• Third, we lack essential information (pragmatics and context) - did each writer work to a word count? How far did each writer's work get sub-edited? How much time did each have? Was the report done on the spot or worked up from an agency report? And so on.
  • But more to the point, what area of language study were we investigating anyway? Popular notions of “quality” in the broadsheet, insofar as they make sense at all, are value judgements about the truth or balance or thoroughness or whatever of the reporting (that is the informative content of the report) - which is not your subject at all (whereas it may be the subject of an investigation in media studies or sociology).

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To find, in such texts, significant differences in objective language use (e.g. statistical analysis of clause structures) is likely to be too taxing for even the most gifted of students. The notion of “quality” as in “the quality press” is strictly meaningless as a description of measurable language features.

Rather than think of a task and then try to justify it, you should work the other way round. Here is an area of language use about which I really want to know more (e.g. changes in the lexicon in a given time period or usage which shows attitudes to gender). I can then devise an investigation that uses appropriate data to give objective evidence that may in turn allow some broad interpretation and conclusion - e.g. frequency of usage of gender-neutral pronouns may reflect greater awareness that the pronoun should be inclusive, or, weakly, that the writer is aware that a masculine form (for both sexes or either) may give offence.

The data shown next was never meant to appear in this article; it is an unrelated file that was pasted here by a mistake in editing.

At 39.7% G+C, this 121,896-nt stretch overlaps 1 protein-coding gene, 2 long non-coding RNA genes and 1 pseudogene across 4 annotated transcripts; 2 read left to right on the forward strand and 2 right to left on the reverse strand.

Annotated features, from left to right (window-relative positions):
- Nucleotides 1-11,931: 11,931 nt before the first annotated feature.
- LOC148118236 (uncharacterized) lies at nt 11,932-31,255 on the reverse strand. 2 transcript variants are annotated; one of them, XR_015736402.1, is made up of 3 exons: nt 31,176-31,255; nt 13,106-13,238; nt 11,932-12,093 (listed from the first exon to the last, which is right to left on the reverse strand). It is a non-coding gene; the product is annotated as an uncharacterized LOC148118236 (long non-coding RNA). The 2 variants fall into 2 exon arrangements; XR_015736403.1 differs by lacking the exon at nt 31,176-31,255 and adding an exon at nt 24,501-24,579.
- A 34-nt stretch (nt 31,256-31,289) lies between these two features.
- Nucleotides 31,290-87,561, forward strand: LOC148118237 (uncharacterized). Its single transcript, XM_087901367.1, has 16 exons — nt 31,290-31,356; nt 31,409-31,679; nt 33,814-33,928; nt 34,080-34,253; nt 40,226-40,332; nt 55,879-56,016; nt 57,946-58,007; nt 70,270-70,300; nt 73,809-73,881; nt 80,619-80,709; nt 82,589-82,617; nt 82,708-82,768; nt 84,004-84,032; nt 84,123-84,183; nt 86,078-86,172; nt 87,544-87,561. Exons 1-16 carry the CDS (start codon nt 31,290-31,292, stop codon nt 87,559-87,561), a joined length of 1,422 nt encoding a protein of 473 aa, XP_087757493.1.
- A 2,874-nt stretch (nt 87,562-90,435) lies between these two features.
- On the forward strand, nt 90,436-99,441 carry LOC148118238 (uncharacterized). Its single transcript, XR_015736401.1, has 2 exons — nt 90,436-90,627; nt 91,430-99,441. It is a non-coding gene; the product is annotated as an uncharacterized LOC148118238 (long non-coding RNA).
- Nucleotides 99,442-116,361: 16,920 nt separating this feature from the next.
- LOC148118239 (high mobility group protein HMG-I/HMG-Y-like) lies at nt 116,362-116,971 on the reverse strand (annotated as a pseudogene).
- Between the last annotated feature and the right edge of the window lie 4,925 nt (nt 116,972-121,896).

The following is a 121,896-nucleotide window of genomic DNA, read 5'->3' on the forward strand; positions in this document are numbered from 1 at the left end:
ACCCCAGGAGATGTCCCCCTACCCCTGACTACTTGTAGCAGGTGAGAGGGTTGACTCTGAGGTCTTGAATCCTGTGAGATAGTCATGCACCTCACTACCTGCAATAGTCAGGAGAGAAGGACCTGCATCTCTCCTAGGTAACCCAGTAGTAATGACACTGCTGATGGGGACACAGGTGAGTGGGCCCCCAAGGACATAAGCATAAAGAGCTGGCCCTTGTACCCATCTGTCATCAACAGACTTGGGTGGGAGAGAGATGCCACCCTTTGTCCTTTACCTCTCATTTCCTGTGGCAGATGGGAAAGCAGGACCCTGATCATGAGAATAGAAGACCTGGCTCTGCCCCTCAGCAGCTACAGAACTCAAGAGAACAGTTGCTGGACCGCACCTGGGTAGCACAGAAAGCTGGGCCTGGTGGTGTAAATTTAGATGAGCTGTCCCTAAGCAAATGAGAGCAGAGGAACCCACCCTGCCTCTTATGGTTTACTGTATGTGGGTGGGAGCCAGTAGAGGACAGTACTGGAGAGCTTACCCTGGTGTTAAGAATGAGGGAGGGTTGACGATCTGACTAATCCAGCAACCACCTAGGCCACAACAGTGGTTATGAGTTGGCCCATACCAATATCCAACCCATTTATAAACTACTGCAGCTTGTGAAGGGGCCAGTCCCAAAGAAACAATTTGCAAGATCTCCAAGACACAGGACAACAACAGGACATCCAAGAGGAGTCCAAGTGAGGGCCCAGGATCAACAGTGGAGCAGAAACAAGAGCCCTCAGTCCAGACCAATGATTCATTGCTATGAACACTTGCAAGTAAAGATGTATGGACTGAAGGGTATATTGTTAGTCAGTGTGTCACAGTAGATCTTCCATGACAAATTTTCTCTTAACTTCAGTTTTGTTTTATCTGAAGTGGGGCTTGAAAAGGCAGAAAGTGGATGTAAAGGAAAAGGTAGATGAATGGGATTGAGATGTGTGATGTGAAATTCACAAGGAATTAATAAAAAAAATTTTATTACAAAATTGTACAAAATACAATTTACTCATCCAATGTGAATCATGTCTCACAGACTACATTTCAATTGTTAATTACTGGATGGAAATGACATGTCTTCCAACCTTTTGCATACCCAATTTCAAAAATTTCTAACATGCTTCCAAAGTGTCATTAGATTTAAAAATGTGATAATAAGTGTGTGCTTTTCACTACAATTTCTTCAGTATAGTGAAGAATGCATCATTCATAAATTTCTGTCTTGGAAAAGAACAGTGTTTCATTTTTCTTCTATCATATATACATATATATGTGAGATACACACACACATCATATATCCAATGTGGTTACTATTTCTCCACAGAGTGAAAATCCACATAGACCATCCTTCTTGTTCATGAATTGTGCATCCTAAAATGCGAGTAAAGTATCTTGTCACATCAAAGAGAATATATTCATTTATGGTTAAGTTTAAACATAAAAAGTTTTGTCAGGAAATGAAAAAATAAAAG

Although conclusions may include some subjective or relative comment, this should be plausible - that is, inferred from objective data, as in the example above. Your investigation must at some point contain objective explanation.

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For example, you should not attempt to measure the frequency in a text of “hard” or “long” words - as these descriptions have no objective value. You may, on the other hand, analyse a text against a given language corpus - to find, say, the incidence of occurrence of words among the 1,000 or 3,000 (or whatever) most commonly written (or spoken) lexemes according to a given corpus. For more help on this subject, see Professor David Crystal's Cambridge Encyclopedia of the English Language, pp. 436-446 (Cambridge, 1995, ISBN 0-521-59655-6).

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Presenting your investigation

Ideally, this should be word-processed. This is not yet compulsory for all UK exam boards, but you will have to use computer software at university and in your job. Why not start now?

Title page

This should contain essential information - your name, candidate number (when you know it), exam centre number, syllabus, component, date of completion and so on:

  • 2180 Elsie Tanner
  • 44215 South Bronx School
  • AQA English Language (Advanced) 4111
  • Component Language A: Language Investigation
  • Title: Lexical change in girls' comics: 1970 to 1990
  • Completed January 2011

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Body text

The body text should be in a Times Roman font (if available) and justified or left aligned. Try not to split paragraphs over a page (“widows and orphans”). Use double or 1.5 line spacing. It may be helpful to write an abstract (outline or synopsis) of your investigation as your first paragraph. Conventionally this is marked off from what follows by smaller type size and/or indentation.

If you quote an authority (ideally you will) you should use superscript numbers (“CTRL” + [shift] “+”) to show this, and give the full reference1 at the end:


       1. Moore, A (1999). Academic Style Guide, Arcadia Press

You are also expected to give a full bibliography, to show texts studied directly, and those (academic works, probably) used to inform your explication of the texts studied.

Texts can be transcribed where features of graphology, typography etc. are not important (this will depend on what you are looking at). Spoken texts should be transcribed, observing conventions for this - the amount of information shown will depend upon the theoretical focus of your investigation.

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Original material should be photocopied (or scanned) and presented on separate pages or in an appendix. If the language data are found in, say, a child's exercise book, you may wish to include this in the folder of your work for the examiner. Similarly, you may need to submit original audio or video tapes, where this supports understanding of spoken language data.